The Jim Hendry Way to Build a 40-man Roster

My latest little pet project at Wiklifield after completeing the team-by-team transactions is to put together player pages on the entire Cubs organizations from the majors to the minors. I got through the basic info on the 40-man roster this weekend and have discovered with some very simple coding, that I can start putting together some interesting lists. One such list is how the Cubs' 40-man roster was put together, so I thought I'd share.

So here's the breakdown from the Cubs' 40-man roster found at Wiklifield (not to be confused with the 40-man roster maintained by Arizona Phil):

Introducing Wiklifield - the Cubs Online Encyclopedia

In case Cubs history isn't your thing, there's a prospect post below this as well for today.

I've hinted at it enough over the last few months, but I suppose I'm ready to now to unleash it upon the world. Wiklifield (thanks to Cubnut for the name) has been my main project and passion this offseason and the goal is simple, if not ambitious -  a community project to capture the entire history, culture and atmosphere of the Chicago Cubs. And I truly mean entire...

Players, coaches, songs, books, movies, Wrigleyville bars, rooftops, blogs, TCR memes, brain-cell killing articles, minor leagues, major leagues, you
name it, I would love to have it in there eventually.  It's going to take years to accomplish and hopefully a lot of help from Cubs fans across the Internet, but I think it could be something special for Cubs fans to lose themselves in a few hours at a time. A few examples of similar projects include the Ultimate Mets Database, Sons of Sam Horn Wiki and the Baseball Reference Bullpen.

To achieve this massive goal, it's obvious that I couldn't do it myself,
nor the writers of TCR, so hence the open wiki interface that allows
anyone to contribute.
Now as you start looking through the site, you may start asking where's
this bit of info or why hasn't this been included. Well first, let me say back off...I've been doing it mostly by myself. Second, that's the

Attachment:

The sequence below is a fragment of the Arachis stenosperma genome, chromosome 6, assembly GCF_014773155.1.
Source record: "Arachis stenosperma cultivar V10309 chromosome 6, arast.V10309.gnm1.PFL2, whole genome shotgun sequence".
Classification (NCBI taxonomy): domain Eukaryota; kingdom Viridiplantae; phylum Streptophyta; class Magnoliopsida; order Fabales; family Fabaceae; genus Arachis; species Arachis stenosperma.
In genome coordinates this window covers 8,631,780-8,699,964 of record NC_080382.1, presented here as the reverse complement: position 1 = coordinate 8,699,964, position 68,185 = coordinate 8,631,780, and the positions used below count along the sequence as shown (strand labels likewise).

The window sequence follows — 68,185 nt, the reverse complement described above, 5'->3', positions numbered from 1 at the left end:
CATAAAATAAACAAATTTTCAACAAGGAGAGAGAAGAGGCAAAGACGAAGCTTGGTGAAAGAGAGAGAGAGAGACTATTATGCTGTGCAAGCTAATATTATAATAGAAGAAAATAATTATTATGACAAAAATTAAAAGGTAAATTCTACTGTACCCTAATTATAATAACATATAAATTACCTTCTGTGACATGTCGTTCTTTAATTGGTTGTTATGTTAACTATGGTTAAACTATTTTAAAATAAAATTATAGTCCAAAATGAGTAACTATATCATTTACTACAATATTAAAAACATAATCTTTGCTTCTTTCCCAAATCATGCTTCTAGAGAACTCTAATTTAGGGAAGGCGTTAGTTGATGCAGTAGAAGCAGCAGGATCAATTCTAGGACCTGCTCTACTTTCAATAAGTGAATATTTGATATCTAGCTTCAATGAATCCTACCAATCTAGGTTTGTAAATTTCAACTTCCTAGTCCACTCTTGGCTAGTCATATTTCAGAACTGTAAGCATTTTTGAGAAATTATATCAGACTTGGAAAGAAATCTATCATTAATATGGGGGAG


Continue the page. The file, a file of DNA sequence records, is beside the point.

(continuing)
beauty of a wiki, if you don't see something just go ahead and add it. Of course that can also be its downfall as
the information can easily be corrupted, but more on that later.

Before I get to the nuts and bolts on how you can contribute, let me demonstrate a few examples of what I'm hoping to capture. Let's start with the entry for the Cleveland Indians.  My idea for these major league franchise pages is to include every way that the teams have interacted with the Cubs. The main sections as you'll see are head-to-head record, all transactions between the two franchises (including any rumors), and finally thanks to Baseball Reference and their multi-franchise player finder, players that have played for both teams. I've started pages for the current 30 franchises and some have been done already. I also needed to give a big shout out to reader homerzzz, who has volunteered a tremendous amount of his own time helping me take the retrosheet transaction files and converting them into something we can use on Wiklifield. 

Recent comments

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  • it's kind of mesmerizing to watch
    should Theo add some Ted Abernathy videos for minor league pitching coordinator's use?

    sadly, Ted passed away in 2004 from complications of Alzheimers. I always loved the Cub bullpen trio of Phil Regan, Ted Abernathy and Hank Aguirre. As a kid, I even worked on both Phil Regan (very quirky delivery) and Ted Abernathy (extreme submarine) imitations when throwing a rubber ball against a wall. It wasn't a good imitation unless I could scrape my knuckles off the ground. I'll always have a soft spot in my heart for submariners.